Sir Jackie Stewart praises Kiwi motorsport achievements
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Sir Jackie Stewart won three Formula 1 world championships in the 1960s and 70s and is considered one of the greatest drivers of all time. He sat down with Dale Budge to chat about New Zealand.
Sir Jackie Stewart has always had a love for New Zealand.
An icon of motor racing in the 1960s and 70s Stewart became good friends with Kiwi legend Bruce McLaren as well as other leading New Zealand drivers while competing in the Tasman series.
So when he was asked to appear on the documentary film McLaren - detailing the genius of the late driver and car designer - he had little hesitation in accepting.
"Bruce was a fantastic man - a great friend apart from anything else - and one of the first people in Formula 1 that gave me a little bit of attention and friendship," the 78-year-old Scot told The Herald.
Sir Jackie Stewart during his competition days. Photo / Getty Images
"He and his wife were a couple that Helen [Stewart's wife] and I spent quite a bit of time with. I stayed with them in their home down south when I was beginning to go international.
"Bruce was a real hero as far as I was concerned."
Stewart thinks New Zealand is one of the great motorsport nations and points out the incredible list of Kiwi drivers to have made it on the world stage - all following in McLaren's wake.
"New Zealand has produced some many good drivers - Howden Ganley, Denny Hulme, Chris Amon etc and Bruce led that," Stewart said. "It was Bruce McLaren that brought everyone's attention in motorsport to New Zealand.
"He was a man of great order and gentleness, great manners and just a really nice man and he was an awful good race driver.
"He was a great contributor and I think it is wonderful this movie has been made about him and New Zealand should be very proud of him.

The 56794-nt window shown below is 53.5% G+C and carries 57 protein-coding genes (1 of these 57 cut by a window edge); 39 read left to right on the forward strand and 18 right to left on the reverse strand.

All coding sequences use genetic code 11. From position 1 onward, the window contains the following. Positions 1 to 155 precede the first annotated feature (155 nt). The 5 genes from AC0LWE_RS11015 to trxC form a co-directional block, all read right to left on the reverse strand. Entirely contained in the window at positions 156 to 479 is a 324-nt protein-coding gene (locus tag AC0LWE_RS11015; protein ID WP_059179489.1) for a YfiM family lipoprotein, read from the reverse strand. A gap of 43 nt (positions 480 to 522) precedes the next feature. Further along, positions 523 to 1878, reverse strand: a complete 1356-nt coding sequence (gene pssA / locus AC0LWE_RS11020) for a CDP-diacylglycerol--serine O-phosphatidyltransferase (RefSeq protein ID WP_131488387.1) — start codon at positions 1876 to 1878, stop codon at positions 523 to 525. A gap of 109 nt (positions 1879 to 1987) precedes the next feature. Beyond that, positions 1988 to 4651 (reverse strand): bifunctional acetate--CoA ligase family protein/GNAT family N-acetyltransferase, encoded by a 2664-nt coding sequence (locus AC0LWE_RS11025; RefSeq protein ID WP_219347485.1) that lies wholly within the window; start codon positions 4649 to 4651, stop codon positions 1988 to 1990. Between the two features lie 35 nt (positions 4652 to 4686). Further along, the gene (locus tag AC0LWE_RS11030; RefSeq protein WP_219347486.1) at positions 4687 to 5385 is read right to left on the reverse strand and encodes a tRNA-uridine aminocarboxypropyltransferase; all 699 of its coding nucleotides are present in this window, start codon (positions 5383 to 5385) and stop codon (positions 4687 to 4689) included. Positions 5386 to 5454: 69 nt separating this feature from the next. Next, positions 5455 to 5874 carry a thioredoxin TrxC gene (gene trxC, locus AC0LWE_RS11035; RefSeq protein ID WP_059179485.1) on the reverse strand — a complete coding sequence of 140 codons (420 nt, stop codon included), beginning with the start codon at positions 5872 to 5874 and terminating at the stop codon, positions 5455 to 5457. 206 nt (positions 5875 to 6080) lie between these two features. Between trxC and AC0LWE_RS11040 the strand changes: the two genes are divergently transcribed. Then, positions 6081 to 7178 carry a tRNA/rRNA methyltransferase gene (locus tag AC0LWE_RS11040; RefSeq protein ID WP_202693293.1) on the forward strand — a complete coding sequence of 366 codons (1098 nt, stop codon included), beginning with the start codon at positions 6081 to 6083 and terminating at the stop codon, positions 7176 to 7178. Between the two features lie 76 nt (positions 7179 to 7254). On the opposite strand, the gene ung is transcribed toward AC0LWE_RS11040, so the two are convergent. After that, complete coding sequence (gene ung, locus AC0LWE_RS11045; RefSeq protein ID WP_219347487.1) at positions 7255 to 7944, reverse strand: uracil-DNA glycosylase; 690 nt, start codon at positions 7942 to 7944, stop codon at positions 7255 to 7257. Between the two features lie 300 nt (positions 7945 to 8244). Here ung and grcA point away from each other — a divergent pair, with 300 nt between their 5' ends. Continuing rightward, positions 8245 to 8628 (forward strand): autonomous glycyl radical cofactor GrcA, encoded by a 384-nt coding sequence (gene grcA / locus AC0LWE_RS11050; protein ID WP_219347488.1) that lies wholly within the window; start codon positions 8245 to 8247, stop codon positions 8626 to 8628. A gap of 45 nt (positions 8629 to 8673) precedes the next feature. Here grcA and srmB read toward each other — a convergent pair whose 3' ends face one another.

"There is, to this day, a lot of very good racing drivers coming out of New Zealand. For a small country it is a little like Scotland in that respect."
Stewart thinks Bruce McLaren open doors for other Kiwis. Photo / Photosport
Stewart is in the unique position of having seen or raced against the best drivers in the history of the sport.
"My ultimate hero and the man who represented our sport and carried it in the best way in and out of the cockpit was the Argentine Fangio - Juan Manuel Fangio," Stewart explained.
"Of course I never drove against him.
"Stirling Moss is still one of the great names in the world of motorsport. He's not very well right now but I saw him just the other day and he is still a great man.
"Jim Clark was the best driver I ever raced against. We came down to New Zealand a lot to do the Tasman championship. I was lucky enough to win that championship and raced at Pukekohe and one or two other race tracks and won the New Zealand Grand Prix.
"Ayrton Senna and Alain Prost were around at about the same time. Senna fans won't like this much but I think Prost was the better driver - a real thinking driver - smooth and clean but Senna of course was probably the fastest at that time but he was always right on the edge all of the time.
"[Michael] Schumacher had a tremendous career. [Sebastian] Vettel and [Lewis] Hamilton today are both top racing drivers."
Stewart tips New Zealand's only ever Formula 1 world champion as a driver right up there with the best and of course McLaren himself was in the discussion.
Stewart rates Bruce McLaren up with the very best. Photo / Getty Images
"Denny Hulme was one of the most modest and remarkable drivers. Unlike Bruce - Bruce looked like a racing driver - Denny was just so relaxed and so at ease within himself he was a one-off. His father won the Victoria Cross in WW2 and an absolutely amazing man. Denny had that same streak of courage in him. He raced clean and never chopped anyone off and so forth and was a great driver to race against.
"That period was the halcyon period with a really great collection of drivers. Just now we really only have two or three that are right up the front. In those days we had about eight that were about as good as each other.
"The trouble with my period and Bruce's period is that it was horribly dangerous. If you raced for five seasons there was a two out of three chance you were going to die.
"They were great years that made motor racing as big as it is today."